2020 Goal: Safe rivers and riverfronts

John W. Iwanski

Parts of the Chicago River, particularly the Main Stem, are often busy enough that safety becomes a concern.

Through increased signage, security patrols and public education, the rivers and riverfronts will be safe 24-hour destinations.

“A great deal more needs to be done to ensure everyone is able to safely enjoy our rivers and riverfront.”

—Michael Borgström, Wendella Boats; Chicago Harbor Safety Committee; Great Rivers Chicago Leadership Commission

Signs that provide information about right-of-way laws, no wake zones, boating etiquette and combined sewer overflow locations and effects will be posted on bridges and shorelines, educating river users about the rules of on-water navigation and safety. As the number of non-licensed boaters and paddlers continues to grow, posting this information will reduce the number of accidents and near-misses, making the rivers more enjoyable for everyone. Signage will be most comprehensive along the Main Stem of the Chicago River and extend north to North Avenue and south to Western Avenue. Signs also will be installed near public boat launches and marinas. Rental companies for motorized and non-motorized watercraft will distribute standardized safety information approved by the Chicago Harbor Safety Committee.

310 mentions of safety concerns in public outreach

Increased and coordinated patrolling by federal, state and local agencies along highly used stretches of our rivers will ensure the well-being of visitors, day and night. Patrols should use proactive techniques to counsel operators of both motorized and human-powered crafts on safe traffic management practices, and a small squad of “kayak cops” could patrol the most highly paddled stretches of the river.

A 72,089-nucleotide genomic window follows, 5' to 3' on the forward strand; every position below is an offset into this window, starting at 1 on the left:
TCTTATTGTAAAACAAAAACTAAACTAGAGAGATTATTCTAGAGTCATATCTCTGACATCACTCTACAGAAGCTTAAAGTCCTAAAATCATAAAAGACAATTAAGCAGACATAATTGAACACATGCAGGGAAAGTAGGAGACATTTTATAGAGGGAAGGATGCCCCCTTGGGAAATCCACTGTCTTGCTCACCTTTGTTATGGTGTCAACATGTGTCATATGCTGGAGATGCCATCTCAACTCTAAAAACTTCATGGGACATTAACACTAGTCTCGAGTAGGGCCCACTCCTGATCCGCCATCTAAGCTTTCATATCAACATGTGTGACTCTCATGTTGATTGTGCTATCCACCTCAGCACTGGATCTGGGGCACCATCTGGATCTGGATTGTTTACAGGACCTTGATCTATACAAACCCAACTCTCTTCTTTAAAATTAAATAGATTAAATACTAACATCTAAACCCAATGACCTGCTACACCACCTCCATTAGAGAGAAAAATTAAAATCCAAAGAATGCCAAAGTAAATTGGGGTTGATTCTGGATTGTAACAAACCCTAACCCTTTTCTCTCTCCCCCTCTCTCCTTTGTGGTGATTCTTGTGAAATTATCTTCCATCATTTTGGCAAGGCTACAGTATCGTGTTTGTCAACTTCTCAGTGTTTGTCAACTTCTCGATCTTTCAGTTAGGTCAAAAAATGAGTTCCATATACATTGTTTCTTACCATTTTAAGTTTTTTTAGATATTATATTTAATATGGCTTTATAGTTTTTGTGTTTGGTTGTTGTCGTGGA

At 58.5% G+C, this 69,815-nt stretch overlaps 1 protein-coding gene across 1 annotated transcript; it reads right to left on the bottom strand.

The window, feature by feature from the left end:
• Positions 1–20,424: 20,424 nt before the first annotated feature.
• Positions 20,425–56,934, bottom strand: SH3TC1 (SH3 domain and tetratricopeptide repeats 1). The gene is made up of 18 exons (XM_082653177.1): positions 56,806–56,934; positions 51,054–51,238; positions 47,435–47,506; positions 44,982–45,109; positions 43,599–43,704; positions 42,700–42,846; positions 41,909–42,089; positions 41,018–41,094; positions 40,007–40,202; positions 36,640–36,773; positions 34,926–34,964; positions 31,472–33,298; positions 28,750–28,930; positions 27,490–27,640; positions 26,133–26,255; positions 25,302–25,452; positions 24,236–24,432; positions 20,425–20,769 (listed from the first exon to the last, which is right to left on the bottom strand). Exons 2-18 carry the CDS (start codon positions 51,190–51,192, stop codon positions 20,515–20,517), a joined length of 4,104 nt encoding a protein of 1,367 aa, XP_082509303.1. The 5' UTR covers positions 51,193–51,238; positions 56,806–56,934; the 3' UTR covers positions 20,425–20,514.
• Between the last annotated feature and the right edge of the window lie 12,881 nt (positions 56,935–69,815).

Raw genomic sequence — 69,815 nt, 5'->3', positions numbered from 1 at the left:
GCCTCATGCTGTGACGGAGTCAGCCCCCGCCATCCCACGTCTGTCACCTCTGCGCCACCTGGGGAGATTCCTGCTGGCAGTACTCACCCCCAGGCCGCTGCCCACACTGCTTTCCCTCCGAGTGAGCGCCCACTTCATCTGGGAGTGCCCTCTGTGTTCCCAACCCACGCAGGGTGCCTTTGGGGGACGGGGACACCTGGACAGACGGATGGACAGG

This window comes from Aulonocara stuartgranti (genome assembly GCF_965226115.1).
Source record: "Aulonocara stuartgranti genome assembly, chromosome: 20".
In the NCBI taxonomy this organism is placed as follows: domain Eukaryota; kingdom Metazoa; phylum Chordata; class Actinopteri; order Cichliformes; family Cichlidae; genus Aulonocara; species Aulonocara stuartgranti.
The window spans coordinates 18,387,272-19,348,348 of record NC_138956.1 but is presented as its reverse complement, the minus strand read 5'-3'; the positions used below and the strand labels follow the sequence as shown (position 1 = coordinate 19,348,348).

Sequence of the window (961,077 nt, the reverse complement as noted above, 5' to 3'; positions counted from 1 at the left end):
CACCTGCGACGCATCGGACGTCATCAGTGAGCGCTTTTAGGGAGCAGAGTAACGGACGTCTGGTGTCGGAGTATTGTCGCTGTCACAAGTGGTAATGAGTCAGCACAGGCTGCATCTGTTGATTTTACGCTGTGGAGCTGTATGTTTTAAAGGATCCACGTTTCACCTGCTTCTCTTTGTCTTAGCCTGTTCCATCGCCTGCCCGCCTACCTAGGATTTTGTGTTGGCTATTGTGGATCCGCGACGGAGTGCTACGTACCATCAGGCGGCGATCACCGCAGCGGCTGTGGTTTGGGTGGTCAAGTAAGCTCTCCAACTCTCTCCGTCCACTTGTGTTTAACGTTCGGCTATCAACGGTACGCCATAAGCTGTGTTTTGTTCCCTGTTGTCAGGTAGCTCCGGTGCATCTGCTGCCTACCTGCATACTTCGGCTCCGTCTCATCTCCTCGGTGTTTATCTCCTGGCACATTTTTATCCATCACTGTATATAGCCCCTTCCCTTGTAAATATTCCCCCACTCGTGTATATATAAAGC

Likewise, more consistent security along riverfront trails, coupled with lighting enhancements where needed and more recreational and business activity, could add “eyes on the street” and make more Chicagoans likely to use the rivers in the mornings and evenings.

Making it happen

Kate Joyce Studio

Good lighting and a steady presence of people create a safe feeling at night on the recently completed downtown Riverwalk.

  • Implement the Chicago Harbor Safety Committee’s 2016 Safety Recommendations and Guide to Rules and Regulations.
  • Develop a comprehensive water safety signage and education program, building off the comprehensive rivers brand.
  • Conduct a lighting study that investigates needs for safety in public spaces, while mitigating light pollution impacts on habitats and wildlife.
  • Convene a working group of all agencies and departments with policing responsibilities. Assess options for increasing the frequency of river and riverfront patrols within existing resources, plus ways to increase patrolling with additional resources, including deploying law enforcement via kayak, bicycle or horseback.

Key players

Chicago Harbor Safety Committee, Chicago Dept. of Transportation, U.S. Coast Guard, Ill. Dept. of Natural Resources, Chicago Police Department, Chicago Dept. of Business Affairs and Consumer Protection, MWRD, Chicago Park District, Forest Preserves of Cook County

Our rivers, our role

  • Organize events for first-time paddlers in Chicago Park District lagoons or other non-navigable waterways.
  • Report unsafe areas of the rivers or riverfronts to your alderman, 311 or the Chicago Police Department.
  • Create walking or running clubs that use riverfront trails and increase “eyes on the street.”

Back to goals

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